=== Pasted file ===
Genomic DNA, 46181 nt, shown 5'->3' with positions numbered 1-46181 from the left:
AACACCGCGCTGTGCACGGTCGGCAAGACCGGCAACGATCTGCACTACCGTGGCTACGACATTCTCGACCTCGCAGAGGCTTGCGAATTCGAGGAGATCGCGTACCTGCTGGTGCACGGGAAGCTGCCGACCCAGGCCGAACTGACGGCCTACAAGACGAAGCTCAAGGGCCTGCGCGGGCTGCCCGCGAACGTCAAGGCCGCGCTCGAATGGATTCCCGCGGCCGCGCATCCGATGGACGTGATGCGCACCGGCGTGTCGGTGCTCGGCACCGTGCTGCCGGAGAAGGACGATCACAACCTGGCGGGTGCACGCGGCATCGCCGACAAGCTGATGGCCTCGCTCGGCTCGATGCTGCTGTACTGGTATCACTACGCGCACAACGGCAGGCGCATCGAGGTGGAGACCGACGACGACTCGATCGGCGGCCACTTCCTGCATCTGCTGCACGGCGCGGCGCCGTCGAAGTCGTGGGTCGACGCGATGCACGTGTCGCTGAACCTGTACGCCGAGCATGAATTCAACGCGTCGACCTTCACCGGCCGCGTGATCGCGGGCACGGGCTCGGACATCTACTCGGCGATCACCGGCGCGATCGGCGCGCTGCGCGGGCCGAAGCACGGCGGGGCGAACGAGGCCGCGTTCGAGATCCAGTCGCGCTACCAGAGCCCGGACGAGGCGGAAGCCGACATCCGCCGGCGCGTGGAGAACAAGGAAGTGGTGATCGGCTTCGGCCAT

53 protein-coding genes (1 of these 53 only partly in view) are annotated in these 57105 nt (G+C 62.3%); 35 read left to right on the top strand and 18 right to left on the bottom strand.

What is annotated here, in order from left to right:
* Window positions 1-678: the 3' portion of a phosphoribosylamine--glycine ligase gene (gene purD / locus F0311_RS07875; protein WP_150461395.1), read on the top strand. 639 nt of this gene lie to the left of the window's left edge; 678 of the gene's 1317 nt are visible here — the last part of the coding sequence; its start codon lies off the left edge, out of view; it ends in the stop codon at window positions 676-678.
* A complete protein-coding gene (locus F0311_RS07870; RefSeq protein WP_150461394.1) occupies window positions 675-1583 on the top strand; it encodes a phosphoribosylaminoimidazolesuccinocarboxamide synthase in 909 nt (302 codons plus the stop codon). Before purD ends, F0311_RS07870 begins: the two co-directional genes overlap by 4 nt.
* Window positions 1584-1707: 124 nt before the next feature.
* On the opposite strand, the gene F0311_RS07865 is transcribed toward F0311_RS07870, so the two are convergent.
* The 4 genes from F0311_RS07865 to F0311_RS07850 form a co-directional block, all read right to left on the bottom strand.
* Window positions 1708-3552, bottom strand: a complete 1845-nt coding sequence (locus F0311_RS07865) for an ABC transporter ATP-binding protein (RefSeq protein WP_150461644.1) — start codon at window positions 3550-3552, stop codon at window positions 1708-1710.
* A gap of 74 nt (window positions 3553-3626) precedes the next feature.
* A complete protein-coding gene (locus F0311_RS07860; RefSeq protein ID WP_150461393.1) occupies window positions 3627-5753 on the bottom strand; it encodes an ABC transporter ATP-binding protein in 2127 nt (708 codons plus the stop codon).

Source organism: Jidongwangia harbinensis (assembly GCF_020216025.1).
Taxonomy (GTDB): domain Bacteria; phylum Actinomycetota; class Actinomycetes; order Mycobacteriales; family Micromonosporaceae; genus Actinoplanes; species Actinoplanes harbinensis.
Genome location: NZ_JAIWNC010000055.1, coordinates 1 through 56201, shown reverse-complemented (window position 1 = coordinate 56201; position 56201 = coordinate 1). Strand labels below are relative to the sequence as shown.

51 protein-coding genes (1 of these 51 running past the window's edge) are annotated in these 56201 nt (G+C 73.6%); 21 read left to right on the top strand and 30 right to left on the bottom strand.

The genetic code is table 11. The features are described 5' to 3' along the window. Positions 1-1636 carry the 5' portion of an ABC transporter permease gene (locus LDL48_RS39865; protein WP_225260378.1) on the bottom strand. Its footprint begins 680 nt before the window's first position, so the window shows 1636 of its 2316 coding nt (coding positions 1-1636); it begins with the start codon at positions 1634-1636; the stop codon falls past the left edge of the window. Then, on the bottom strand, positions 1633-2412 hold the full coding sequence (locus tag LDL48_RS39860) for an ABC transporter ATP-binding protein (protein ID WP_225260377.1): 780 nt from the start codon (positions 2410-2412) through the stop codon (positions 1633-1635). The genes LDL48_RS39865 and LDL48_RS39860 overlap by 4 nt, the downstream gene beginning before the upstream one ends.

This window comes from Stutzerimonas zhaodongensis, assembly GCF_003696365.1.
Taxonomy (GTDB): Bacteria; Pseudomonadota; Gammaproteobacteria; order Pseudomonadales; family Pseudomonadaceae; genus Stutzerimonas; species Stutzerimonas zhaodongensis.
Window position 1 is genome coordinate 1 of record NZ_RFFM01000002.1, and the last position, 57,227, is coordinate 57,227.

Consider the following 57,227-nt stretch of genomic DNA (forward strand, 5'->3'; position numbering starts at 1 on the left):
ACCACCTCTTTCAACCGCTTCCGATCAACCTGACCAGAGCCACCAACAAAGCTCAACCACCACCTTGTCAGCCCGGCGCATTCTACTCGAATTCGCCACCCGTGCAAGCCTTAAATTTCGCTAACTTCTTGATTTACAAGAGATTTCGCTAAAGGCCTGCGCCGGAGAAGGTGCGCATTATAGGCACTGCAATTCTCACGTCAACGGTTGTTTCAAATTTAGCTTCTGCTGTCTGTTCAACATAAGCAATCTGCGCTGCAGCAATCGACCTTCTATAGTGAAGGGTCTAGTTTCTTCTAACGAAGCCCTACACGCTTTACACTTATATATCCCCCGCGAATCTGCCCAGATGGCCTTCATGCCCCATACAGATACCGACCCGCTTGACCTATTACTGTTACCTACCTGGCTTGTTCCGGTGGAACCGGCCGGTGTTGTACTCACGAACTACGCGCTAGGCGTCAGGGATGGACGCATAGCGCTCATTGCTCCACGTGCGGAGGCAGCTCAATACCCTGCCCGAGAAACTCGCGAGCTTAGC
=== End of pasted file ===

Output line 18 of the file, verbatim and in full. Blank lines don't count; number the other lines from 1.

This window comes from Stutzerimonas zhaodongensis, assembly GCF_003696365.1.